How to Write a Merry Murder Musical
Inside the creation of A Gentleman’s Guide to Love and Murder
Robert L. Freedman and Steven Lutvak like a challenge. That’s why they wanted to musicalize Israel Rank: The Autobiography of a Criminal, Ray Horniman’s 1907 novel about a serial killer. “There were some inherent challenges that we thought would be fun as writers—how likeable can we make a serial killer and how odious can we make his victims while keeping it all funny and frothy and light?” Lutvak says.
Freedman adds, “Every show has somebody you can root for, and the odd thing about our show is that you actually root for a murderer.”
Over ten years after they started the project, A Gentleman’s Guide to Love and Murder has opened on Broadway at the Walter Kerr Theatre, after productions at Hartford Stage and San Diego’s Old Globe. (Lutvak wrote the music, Freedman wrote the book, and they co-wrote the lyrics.) In the show, impoverished Monty Navarro (Bryce Pinkham) unexpectedly discovers he is a member of the noble D’Ysquith family, and what’s more, there are only eight people in front of him to be the next Earl of Highhurst. So naturally, he kills them off one by one.
This could be very dark stuff, but Freeman and Lutvak have several strategies to keep the material buoyant. They help us cheer for Navarro, for instance, by making him an underdog and a victim of the class system. Plus, they have Tony Award-winning actor Jefferson Mays play all eight of Monty’s victims, ranging from the haughty Lord Adelbert D’Ysquith to the globe-trotting do-gooder Lady Hyacinth D’Ysquith.
“By having one actor play all the parts, you don’t take the murders seriously,” Lutvak says. “You know he’s going to come back. And part of the fun is waiting to see who he’s going to be the next time he comes onstage.”
For Freedman, writing eight parts for the same man wasn’t that different from writing for multiple people. “They all have their own personalities and occupations and traits and ages,” he says. “We knew [Mays] would dive into anything we asked him to, and he was an incredible asset in the development process because he has helped us flesh out all of these characters to become more than they would be if they stayed on the page.”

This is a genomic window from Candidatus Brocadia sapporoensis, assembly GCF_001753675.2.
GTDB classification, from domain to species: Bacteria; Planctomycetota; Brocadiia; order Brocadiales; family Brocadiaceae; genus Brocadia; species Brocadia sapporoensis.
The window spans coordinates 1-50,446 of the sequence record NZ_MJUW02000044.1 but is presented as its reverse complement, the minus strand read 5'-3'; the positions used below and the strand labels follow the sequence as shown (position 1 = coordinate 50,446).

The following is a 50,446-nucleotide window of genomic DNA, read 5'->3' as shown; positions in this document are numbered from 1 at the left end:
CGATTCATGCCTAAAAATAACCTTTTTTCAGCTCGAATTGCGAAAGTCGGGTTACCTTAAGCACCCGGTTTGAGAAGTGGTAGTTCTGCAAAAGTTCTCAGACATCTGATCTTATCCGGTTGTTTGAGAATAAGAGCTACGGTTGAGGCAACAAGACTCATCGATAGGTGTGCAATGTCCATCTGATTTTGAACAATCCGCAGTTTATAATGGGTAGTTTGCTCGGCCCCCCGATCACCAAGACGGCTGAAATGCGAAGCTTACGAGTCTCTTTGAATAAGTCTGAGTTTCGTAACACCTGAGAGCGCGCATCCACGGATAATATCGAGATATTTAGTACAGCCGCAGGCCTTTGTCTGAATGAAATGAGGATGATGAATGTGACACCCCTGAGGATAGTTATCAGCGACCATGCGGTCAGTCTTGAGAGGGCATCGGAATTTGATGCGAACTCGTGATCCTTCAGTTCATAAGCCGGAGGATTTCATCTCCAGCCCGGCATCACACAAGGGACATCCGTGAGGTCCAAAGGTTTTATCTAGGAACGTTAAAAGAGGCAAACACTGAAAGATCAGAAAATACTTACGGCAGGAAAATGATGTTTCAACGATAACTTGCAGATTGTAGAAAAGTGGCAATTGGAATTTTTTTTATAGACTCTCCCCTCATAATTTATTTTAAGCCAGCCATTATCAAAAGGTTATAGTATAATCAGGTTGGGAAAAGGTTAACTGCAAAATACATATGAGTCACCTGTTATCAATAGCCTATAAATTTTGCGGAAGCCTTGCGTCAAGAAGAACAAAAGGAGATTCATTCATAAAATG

However, Lutvak did have to make sure that all the D’Ysquiths sing in Mays’s vocal range: “They use different parts of his range, but they all have to be comfortable enough for him to sing eight times a week.”
The music evokes the Edwardian England of the story and is influenced by the English music hall tradition, but Lutvak listened exclusively to Mozart while writing, specifically Cosí fan tutte. “I really wanted to study and get immersed in his use of ensembles, and our score is filled with duets and trios and quartets and quintets and ensemble numbers in that way,” he says. “I wanted to have a sense in that way of how one of the masters handled that musically.”
When Lutvak and Freedman—who met in the first year of the graduate musical theatre program at Tisch School of the Arts at NYU, and whose teachers there included Betty Comden and Adolph Green, Leonard Bernstein, Arthur Laurents, and Jule Styne—write, the music usually comes first. “Because so much of the texture of this is in the faux classical world, I wanted the music to breathe and have a kind of elegance and shape of its own and then fit lyrics to that rather than create music that would conform to the dictates of the lyrics,” Lutvak says.
They start a song by discussing the dramatic situation and what the characters need. Then they talk about musical style. “When we figure out a hook or a line, Steve runs to the piano and becomes inspired and starts to write the melody, and we put together a dummy lyric based on that,” Freedman says. Dummy lyrics help Freedman know where the emphasis of the words should be, and then the pair can start crafting lyrics based on what the characters need to say to move the story forward.
“It’s been really gratifying for us because we crack each other up,” Freedman says. “We have such a good time doing it, and then when the audience laughs, it’s quite a thrill.”
Linda Buchwald tweets about theatre as @PataphysicalSci. She contributes to StageGrade and the theatre blog Pataphysical Science
Photo by Joan Marcus